# Vacuum Air Balloon

1. Dec 11, 2008

"Vacuum" Air Balloon

I have bounced around various sites and forums but I wanted to get a feel from some of those that may actually know. I have a theory on how this could work but basically wanted to get some opinions.

My theory is not new but has a few added components. A geodesic sphere could be made that is say 1000ft in diameter. At that size it could be lifted or severely weight reduced with warmer air for displacement. Rigid Zepphlins have been build to incredible sizes. That is with aluminum I feel that weight could be more adventageous with composite materials (Carbon, M5...).

At this point if a rigid ship such as this pulled a tiny pressure differential towards a vacuum within the ship it would become bouyant. Due to the combination of temperature and pressure differential. This would seem to have a few applications one of which would be the interior of the sphere would be habitable.

It would also allow a "vacuum" balloon to be built without the use of the notorious unobtainum.

If someone could explain to me where I am mistaken, I would love to hear from them.

2. Dec 11, 2008

### Integral

Staff Emeritus
Re: "vacuum" Air Balloon

Back in the '70s a lot of people thought that geodesic domes would make cool houses. Unfortunately they failed here in the PNW because of the inability to seal all of those edges against our winter rains. I would bet that you would run into similar difficulties in preventing leaks while attempting to hold a vacuum. What looks good on paper often proves impossible in the real world.

3. Dec 11, 2008

### mgb_phys

Re: "Vacuum" Air Balloon

With a vacuum inside the air pressure outside is about 10 tons/m^2.
All you have to do is build a balloon that can survive this sort of force without having to make the walls out of inch thick metal.

4. Dec 11, 2008

Re: "Vacuum" Air Balloon

Perhaps you did not read my whole post. I am not referring to a full vacuum which is always the first number I see against this idea. I am stating a small pressure differential. Perhaps between 0.5-1.0 psi.

Oh before you run the numbers I am already aware that is between 72-144 lbs/sqft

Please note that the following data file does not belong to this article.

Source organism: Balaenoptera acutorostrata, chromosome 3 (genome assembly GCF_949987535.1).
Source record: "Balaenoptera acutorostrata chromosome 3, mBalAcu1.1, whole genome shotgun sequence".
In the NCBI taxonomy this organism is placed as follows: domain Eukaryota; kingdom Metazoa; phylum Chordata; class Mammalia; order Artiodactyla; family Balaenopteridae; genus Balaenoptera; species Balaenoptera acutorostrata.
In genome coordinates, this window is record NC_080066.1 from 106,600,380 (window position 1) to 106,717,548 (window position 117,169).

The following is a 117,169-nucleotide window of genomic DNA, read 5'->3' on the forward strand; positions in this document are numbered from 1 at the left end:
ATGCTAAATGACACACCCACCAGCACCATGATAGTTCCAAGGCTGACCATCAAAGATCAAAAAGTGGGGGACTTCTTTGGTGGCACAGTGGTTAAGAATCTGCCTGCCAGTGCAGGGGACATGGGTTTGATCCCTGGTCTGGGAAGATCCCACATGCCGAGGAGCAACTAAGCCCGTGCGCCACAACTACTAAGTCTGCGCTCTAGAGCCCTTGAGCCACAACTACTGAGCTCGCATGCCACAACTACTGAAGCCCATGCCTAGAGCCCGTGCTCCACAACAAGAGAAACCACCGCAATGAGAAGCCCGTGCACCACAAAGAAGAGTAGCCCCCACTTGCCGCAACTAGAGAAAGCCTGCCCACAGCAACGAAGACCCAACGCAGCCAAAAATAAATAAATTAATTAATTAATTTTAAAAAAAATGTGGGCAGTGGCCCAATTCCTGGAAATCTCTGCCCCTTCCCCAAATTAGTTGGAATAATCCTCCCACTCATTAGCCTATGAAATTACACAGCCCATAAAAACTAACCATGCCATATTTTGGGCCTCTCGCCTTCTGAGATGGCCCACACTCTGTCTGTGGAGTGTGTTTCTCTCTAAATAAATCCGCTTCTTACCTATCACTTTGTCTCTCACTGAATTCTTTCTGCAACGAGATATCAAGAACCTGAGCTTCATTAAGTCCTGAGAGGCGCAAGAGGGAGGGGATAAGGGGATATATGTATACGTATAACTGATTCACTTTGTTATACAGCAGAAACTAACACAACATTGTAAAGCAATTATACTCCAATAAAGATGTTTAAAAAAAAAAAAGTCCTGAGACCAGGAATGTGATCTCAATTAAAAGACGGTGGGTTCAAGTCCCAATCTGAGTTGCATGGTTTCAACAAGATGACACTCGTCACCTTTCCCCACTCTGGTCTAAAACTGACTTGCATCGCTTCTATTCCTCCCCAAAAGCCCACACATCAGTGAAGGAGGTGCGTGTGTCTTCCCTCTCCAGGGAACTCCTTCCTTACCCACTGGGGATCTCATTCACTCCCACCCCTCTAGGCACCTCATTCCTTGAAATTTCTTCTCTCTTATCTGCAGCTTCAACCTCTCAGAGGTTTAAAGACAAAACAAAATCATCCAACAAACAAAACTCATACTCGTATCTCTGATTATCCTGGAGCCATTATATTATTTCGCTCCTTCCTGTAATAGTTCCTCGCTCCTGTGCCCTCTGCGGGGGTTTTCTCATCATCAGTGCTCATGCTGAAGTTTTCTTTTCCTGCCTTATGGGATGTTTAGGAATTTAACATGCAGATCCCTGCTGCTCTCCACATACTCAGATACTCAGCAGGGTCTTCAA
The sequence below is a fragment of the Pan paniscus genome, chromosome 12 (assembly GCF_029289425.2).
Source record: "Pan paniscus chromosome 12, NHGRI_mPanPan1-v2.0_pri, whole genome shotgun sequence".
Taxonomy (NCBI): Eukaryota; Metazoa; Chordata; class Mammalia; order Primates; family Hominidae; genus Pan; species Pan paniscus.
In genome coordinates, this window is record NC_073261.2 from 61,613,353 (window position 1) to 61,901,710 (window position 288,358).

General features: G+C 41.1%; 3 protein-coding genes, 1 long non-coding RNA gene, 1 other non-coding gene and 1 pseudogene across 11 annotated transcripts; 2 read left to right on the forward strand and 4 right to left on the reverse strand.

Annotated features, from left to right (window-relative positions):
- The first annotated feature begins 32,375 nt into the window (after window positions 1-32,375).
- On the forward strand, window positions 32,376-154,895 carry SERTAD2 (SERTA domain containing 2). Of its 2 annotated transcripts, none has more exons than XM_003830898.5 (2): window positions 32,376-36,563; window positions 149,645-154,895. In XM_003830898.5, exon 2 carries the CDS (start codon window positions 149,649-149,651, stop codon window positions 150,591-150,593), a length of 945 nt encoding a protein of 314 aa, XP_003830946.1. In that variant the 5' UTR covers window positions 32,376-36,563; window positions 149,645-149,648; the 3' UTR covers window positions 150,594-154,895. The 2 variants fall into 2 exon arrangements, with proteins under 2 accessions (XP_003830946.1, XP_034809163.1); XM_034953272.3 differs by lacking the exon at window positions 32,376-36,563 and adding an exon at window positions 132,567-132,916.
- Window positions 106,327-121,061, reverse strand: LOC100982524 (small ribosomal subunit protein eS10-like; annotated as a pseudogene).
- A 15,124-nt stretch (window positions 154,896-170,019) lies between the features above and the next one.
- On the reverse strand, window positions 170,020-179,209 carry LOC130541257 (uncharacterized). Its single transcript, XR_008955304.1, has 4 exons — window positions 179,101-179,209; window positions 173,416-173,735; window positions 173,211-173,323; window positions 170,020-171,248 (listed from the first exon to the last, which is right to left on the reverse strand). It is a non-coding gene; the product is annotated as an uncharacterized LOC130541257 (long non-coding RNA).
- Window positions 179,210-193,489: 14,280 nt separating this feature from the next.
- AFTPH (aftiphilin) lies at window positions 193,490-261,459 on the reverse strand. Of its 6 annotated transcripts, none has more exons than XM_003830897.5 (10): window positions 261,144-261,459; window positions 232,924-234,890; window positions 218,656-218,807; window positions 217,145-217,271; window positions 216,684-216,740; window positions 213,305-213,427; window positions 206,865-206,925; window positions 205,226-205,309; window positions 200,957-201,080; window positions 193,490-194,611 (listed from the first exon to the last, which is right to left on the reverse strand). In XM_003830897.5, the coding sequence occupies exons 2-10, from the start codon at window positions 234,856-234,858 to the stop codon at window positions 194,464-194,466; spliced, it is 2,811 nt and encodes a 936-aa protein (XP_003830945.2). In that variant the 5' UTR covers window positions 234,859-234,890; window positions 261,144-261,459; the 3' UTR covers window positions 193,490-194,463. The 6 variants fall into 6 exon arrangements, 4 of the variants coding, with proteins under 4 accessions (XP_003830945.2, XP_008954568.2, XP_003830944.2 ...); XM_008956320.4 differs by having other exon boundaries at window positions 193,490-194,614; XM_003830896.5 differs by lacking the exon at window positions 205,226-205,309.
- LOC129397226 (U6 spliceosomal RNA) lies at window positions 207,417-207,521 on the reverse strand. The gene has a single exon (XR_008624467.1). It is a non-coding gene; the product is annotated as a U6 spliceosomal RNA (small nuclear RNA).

5. Dec 11, 2008

Re: "Vacuum" Air Balloon

Integral,
I do apreciate your reply, it is valid. That would be a real concern but perhaps not one that is completely impossible to overcome.

6. Dec 11, 2008

### mgb_phys

Re: "Vacuum" Air Balloon

Even if the pressure inside was 99% of atmosphere a 1m^3 would only have 120g (4ounces) of lift but would have to support 100kg (eg a quaterback) on each face.

As you get larger it becomes easier - the volume of gas and so the lift increases with the size cubed but the area and so the weight of the envelope increases as the square. But then you have the problem of makign a large surface rigid enough.

7. Dec 11, 2008

### Mech_Engineer

Re: "Vacuum" Air Balloon

I suspect you'll find that it's pretty much impossible to make a structure that can hold up to a small negative differetial pressure while still being light enough to float itself and some extra weight for payload.

A 1psi difference doesn't seem like much, but when you start trying to run the numbers, designing a structure that can enclose a volume large enough to float its own weight and a payload without buckling is impossible with the current materials available... You also kill yourself by using a small pressure difference, because that means a much larger volume has to be enclosed (and hence a much larger surface area), making it much more difficult to design a rigid structure that can contain it.